Robert Ripley was a famous American cartoonist, creator of Ripley’s Believe It or Not!, champion handball player and a 1988 NYAC Hall of Fame inductee.  

Robert Ripley was born on December 25th, 1890, in Santa Rosa, CA.  

As a teenager, Ripley began drawing cartoons for a local newspaper to help support his family. His talent quickly became apparent and soon he was drawing cartoons for several San Francisco area newspapers.  

After accepting a position at the New York Globe, Ripley moved to New York City in 1913. In 1918, Ripley moved into the New York Athletic Club. He would call the City House home for 15 years, during which time he became one of the country’s top handball players.  

Ripley published his first “Believe It or Not!” cartoon in December of 1918, which focused on peculiarities in athletics.  

In 1929, Ripley published his first book. It caught the eye of media mogul William Randolph Hearst who, after reading it, telegraphed two words to his editor in New York: “HIRE RIPLEY.” Hearst agreed to pay Ripley more than $100,000 a year (roughly $1.4 million in 2018) and syndicated his cartoons in his newspapers all over the world.  

Despite the ridiculousness of some of his cartoons, Ripley defended the veracity of his publications. He maintained that everything he said was true, and he would prove it to anyone who doubted him. Among the more controversial things he published was a 1929 cartoon that claimed the United States had no national anthem. According to Ripley, “The Star-Spangled Banner” set to the music of “To Anacreon in Heaven” was never officially adopted as the country’s national anthem. The claim, which was true, enraged President Herbert Hoover, who signed a bill making it the national anthem in March of 1931.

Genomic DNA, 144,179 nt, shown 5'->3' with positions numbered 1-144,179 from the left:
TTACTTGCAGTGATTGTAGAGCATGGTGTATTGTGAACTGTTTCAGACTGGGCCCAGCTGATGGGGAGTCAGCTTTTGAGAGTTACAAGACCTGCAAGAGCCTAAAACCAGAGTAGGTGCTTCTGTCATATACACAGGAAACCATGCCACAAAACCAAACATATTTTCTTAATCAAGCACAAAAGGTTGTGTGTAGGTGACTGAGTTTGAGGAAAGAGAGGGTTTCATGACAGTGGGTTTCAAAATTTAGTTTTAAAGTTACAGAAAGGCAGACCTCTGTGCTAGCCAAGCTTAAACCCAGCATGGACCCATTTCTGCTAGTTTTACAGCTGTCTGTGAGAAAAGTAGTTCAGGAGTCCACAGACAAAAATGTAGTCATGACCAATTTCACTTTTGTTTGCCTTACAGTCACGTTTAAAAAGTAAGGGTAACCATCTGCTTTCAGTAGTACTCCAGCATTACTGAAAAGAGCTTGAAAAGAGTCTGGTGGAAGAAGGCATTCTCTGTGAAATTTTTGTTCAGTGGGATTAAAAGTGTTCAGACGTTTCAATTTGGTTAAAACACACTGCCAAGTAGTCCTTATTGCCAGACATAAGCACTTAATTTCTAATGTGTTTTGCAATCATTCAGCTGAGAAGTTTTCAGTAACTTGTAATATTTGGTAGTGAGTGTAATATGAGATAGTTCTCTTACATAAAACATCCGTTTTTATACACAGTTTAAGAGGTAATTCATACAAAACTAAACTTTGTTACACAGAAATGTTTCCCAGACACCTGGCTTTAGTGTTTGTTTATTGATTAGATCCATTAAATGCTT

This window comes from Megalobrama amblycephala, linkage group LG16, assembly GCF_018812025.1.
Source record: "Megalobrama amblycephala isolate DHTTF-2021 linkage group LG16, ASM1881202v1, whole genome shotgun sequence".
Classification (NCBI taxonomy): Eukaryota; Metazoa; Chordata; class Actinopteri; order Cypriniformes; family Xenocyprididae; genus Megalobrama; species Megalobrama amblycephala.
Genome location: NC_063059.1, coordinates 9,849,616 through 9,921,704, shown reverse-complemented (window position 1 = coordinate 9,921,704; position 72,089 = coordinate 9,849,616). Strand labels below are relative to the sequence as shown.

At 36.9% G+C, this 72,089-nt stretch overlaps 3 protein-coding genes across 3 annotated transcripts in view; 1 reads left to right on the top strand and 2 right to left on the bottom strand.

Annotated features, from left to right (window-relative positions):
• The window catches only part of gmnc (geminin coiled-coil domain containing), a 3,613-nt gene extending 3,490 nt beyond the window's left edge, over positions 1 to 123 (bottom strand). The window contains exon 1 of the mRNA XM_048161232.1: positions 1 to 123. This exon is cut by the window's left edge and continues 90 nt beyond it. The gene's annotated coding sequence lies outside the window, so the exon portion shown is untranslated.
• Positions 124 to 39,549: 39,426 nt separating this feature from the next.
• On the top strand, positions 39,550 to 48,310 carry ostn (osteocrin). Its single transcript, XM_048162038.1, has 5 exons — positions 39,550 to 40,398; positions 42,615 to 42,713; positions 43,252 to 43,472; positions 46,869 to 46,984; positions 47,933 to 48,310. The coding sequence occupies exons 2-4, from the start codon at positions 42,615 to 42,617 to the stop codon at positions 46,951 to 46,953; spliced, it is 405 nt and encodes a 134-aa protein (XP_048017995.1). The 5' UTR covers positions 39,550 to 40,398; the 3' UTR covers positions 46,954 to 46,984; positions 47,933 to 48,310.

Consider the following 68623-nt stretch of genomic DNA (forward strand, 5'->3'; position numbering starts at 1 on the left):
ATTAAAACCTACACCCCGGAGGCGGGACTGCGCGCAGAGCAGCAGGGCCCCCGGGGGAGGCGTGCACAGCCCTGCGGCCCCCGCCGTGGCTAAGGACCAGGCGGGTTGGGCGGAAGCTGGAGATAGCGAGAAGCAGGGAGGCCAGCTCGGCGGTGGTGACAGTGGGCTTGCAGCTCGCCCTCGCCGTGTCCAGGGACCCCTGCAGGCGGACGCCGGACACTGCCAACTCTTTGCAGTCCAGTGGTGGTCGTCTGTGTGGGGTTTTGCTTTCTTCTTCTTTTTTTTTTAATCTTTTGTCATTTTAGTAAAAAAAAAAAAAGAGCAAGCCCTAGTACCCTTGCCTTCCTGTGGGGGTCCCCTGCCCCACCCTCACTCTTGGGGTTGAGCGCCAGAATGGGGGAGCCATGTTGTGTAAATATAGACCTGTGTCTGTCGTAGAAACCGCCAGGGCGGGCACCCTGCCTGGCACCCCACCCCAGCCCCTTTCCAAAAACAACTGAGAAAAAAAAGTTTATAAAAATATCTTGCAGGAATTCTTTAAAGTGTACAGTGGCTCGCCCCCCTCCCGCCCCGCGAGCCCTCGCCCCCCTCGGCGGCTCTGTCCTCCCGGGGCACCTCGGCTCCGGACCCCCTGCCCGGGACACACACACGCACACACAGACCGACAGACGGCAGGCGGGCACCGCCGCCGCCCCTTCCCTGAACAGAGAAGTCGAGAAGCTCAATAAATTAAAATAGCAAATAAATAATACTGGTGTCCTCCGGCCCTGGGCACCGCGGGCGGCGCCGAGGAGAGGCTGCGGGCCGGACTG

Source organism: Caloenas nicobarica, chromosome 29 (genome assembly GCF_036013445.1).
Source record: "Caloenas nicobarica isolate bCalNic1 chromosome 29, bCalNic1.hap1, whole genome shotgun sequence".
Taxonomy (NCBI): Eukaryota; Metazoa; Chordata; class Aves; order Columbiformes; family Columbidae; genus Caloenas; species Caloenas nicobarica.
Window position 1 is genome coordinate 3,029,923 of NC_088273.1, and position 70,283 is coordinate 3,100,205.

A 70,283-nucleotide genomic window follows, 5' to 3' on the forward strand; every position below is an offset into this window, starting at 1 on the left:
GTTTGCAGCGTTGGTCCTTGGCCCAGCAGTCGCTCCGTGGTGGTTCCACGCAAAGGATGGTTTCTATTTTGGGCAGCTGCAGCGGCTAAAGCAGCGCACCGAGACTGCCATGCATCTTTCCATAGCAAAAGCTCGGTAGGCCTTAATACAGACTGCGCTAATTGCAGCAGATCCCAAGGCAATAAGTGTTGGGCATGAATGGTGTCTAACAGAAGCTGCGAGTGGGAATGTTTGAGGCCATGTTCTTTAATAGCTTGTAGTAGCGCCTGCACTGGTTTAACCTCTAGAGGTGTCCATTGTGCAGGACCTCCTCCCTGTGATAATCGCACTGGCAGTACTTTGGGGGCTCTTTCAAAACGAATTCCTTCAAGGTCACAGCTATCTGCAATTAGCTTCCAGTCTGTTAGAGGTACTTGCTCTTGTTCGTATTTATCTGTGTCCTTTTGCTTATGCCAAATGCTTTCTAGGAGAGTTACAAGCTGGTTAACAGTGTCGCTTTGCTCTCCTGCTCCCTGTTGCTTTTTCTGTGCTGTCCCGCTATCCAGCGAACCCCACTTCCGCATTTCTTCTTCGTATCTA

In addition to stirring up patriotic fervor at home, Ripley was better known for his adventures abroad. His travels brought him to the ends of the Earth; in one of his favorite trips, Riley actually went to Hell – a small village in Norway. Ripley visited 201 countries during his lifetime, earning him the title of “the Modern Marco Polo.”  

Robert Ripley died suddenly of a heart attack on May 27th, 1949, at the age of 58.